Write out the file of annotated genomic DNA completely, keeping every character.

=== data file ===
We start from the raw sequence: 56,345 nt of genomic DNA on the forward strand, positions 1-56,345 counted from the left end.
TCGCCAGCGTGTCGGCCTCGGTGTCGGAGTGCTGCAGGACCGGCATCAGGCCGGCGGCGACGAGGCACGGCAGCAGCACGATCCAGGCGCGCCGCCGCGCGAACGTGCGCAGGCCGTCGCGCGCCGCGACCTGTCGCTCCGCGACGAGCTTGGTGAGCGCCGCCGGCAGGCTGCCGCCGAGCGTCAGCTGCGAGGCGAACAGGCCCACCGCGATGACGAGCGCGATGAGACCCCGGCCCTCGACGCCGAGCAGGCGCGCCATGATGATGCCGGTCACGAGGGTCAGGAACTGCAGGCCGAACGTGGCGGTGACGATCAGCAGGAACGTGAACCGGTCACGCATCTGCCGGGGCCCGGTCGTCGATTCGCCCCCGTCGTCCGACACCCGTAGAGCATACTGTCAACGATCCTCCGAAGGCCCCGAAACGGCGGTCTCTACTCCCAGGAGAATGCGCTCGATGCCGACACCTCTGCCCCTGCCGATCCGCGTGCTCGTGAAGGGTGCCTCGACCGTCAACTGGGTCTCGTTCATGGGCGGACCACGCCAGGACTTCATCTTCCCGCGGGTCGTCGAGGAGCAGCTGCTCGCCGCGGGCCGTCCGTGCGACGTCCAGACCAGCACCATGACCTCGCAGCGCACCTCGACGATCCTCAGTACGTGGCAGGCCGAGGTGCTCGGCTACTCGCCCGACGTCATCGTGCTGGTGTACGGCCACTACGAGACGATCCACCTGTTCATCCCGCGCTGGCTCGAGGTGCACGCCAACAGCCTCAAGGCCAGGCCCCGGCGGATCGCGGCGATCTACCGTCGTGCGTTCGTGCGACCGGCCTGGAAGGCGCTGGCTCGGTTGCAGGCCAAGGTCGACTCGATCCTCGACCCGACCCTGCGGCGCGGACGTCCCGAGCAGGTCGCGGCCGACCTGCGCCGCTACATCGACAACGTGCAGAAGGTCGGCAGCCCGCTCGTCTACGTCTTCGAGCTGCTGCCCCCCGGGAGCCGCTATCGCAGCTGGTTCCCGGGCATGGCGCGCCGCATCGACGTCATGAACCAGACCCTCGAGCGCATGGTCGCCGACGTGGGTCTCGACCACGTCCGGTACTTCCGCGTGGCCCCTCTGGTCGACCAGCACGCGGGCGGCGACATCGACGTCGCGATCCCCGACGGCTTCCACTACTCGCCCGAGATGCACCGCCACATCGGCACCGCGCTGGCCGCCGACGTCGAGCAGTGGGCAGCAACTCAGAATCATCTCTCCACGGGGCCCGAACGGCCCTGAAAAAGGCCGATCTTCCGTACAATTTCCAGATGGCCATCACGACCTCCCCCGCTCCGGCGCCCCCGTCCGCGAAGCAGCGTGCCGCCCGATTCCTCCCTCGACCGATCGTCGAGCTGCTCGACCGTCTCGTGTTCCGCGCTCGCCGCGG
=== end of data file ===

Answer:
We start from the raw sequence: 56,345 nt of genomic DNA on the forward strand, positions 1-56,345 counted from the left end.
TCGCCAGCGTGTCGGCCTCGGTGTCGGAGTGCTGCAGGACCGGCATCAGGCCGGCGGCGACGAGGCACGGCAGCAGCACGATCCAGGCGCGCCGCCGCGCGAACGTGCGCAGGCCGTCGCGCGCCGCGACCTGTCGCTCCGCGACGAGCTTGGTGAGCGCCGCCGGCAGGCTGCCGCCGAGCGTCAGCTGCGAGGCGAACAGGCCCACCGCGATGACGAGCGCGATGAGACCCCGGCCCTCGACGCCGAGCAGGCGCGCCATGATGATGCCGGTCACGAGGGTCAGGAACTGCAGGCCGAACGTGGCGGTGACGATCAGCAGGAACGTGAACCGGTCACGCATCTGCCGGGGCCCGGTCGTCGATTCGCCCCCGTCGTCCGACACCCGTAGAGCATACTGTCAACGATCCTCCGAAGGCCCCGAAACGGCGGTCTCTACTCCCAGGAGAATGCGCTCGATGCCGACACCTCTGCCCCTGCCGATCCGCGTGCTCGTGAAGGGTGCCTCGACCGTCAACTGGGTCTCGTTCATGGGCGGACCACGCCAGGACTTCATCTTCCCGCGGGTCGTCGAGGAGCAGCTGCTCGCCGCGGGCCGTCCGTGCGACGTCCAGACCAGCACCATGACCTCGCAGCGCACCTCGACGATCCTCAGTACGTGGCAGGCCGAGGTGCTCGGCTACTCGCCCGACGTCATCGTGCTGGTGTACGGCCACTACGAGACGATCCACCTGTTCATCCCGCGCTGGCTCGAGGTGCACGCCAACAGCCTCAAGGCCAGGCCCCGGCGGATCGCGGCGATCTACCGTCGTGCGTTCGTGCGACCGGCCTGGAAGGCGCTGGCTCGGTTGCAGGCCAAGGTCGACTCGATCCTCGACCCGACCCTGCGGCGCGGACGTCCCGAGCAGGTCGCGGCCGACCTGCGCCGCTACATCGACAACGTGCAGAAGGTCGGCAGCCCGCTCGTCTACGTCTTCGAGCTGCTGCCCCCCGGGAGCCGCTATCGCAGCTGGTTCCCGGGCATGGCGCGCCGCATCGACGTCATGAACCAGACCCTCGAGCGCATGGTCGCCGACGTGGGTCTCGACCACGTCCGGTACTTCCGCGTGGCCCCTCTGGTCGACCAGCACGCGGGCGGCGACATCGACGTCGCGATCCCCGACGGCTTCCACTACTCGCCCGAGATGCACCGCCACATCGGCACCGCGCTGGCCGCCGACGTCGAGCAGTGGGCAGCAACTCAGAATCATCTCTCCACGGGGCCCGAACGGCCCTGAAAAAGGCCGATCTTCCGTACAATTTCCAGATGGCCATCACGACCTCCCCCGCTCCGGCGCCCCCGTCCGCGAAGCAGCGTGCCGCCCGATTCCTCCCTCGACCGATCGTCGAGCTGCTCGACCGTCTCGTGTTCCGCGCTCGCCGCGG